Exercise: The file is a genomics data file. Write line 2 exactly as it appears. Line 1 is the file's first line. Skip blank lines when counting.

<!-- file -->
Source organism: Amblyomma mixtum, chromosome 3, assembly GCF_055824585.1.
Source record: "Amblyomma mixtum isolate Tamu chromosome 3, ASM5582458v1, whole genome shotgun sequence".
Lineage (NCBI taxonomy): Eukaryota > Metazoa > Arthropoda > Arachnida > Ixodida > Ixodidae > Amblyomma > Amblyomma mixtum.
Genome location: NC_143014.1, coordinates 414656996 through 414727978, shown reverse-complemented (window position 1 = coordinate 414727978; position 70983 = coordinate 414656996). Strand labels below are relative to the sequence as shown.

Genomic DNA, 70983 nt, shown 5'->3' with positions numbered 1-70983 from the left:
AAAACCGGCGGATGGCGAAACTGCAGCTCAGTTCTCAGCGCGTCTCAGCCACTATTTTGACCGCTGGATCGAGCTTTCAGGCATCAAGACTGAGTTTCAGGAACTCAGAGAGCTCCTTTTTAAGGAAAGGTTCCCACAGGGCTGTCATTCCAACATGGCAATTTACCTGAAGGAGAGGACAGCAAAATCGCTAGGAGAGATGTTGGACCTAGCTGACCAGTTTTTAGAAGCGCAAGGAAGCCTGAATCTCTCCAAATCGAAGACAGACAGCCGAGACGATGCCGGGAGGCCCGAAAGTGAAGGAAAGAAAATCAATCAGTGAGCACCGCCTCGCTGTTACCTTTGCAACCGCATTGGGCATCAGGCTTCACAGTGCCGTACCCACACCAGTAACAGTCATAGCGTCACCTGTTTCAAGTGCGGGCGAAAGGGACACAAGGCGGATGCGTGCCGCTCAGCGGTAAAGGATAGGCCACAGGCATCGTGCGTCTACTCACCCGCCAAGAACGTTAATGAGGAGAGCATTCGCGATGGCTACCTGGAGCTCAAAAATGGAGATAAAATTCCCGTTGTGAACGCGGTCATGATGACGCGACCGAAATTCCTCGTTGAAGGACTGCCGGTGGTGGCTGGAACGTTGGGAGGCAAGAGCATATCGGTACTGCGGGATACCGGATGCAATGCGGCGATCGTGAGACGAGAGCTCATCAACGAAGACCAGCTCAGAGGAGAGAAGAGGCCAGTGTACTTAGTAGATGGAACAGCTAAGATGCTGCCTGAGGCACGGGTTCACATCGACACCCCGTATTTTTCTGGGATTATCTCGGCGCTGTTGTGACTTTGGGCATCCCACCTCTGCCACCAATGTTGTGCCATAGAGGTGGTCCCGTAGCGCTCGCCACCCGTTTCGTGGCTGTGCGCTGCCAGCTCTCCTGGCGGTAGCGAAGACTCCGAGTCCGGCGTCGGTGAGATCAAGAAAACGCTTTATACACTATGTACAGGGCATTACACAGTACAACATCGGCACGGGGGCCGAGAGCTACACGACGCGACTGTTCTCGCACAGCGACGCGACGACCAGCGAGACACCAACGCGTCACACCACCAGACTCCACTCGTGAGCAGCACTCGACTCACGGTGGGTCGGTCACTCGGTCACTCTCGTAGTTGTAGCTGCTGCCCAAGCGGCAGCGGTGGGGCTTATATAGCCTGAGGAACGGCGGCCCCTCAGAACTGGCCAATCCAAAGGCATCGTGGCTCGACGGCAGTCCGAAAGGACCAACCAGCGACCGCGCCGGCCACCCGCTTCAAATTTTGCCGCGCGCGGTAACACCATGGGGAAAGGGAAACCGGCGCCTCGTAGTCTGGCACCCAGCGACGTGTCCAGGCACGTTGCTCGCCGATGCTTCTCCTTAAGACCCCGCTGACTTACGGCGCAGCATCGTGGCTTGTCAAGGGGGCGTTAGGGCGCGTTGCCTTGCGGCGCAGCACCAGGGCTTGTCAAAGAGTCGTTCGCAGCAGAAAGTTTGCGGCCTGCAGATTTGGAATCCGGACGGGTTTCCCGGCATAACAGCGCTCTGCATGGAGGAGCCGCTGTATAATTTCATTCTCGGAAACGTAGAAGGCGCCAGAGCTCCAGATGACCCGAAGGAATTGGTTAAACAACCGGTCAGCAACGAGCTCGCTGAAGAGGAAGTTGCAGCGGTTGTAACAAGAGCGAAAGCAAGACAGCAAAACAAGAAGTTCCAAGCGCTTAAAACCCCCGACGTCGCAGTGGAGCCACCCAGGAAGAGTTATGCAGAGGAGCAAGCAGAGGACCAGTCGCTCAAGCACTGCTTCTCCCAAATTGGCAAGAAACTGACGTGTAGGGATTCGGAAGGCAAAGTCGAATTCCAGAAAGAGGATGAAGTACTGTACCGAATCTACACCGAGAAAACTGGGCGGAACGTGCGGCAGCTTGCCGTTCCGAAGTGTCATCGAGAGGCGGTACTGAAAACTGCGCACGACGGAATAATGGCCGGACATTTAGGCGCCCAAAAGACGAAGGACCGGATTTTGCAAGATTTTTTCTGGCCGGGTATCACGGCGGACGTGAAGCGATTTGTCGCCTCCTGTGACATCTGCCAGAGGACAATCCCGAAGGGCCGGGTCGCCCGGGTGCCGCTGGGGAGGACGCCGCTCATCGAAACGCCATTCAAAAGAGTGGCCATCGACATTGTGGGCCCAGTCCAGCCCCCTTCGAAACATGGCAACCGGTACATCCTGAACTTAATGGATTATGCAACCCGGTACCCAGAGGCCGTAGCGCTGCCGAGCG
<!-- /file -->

Source record: "Amblyomma mixtum isolate Tamu chromosome 3, ASM5582458v1, whole genome shotgun sequence".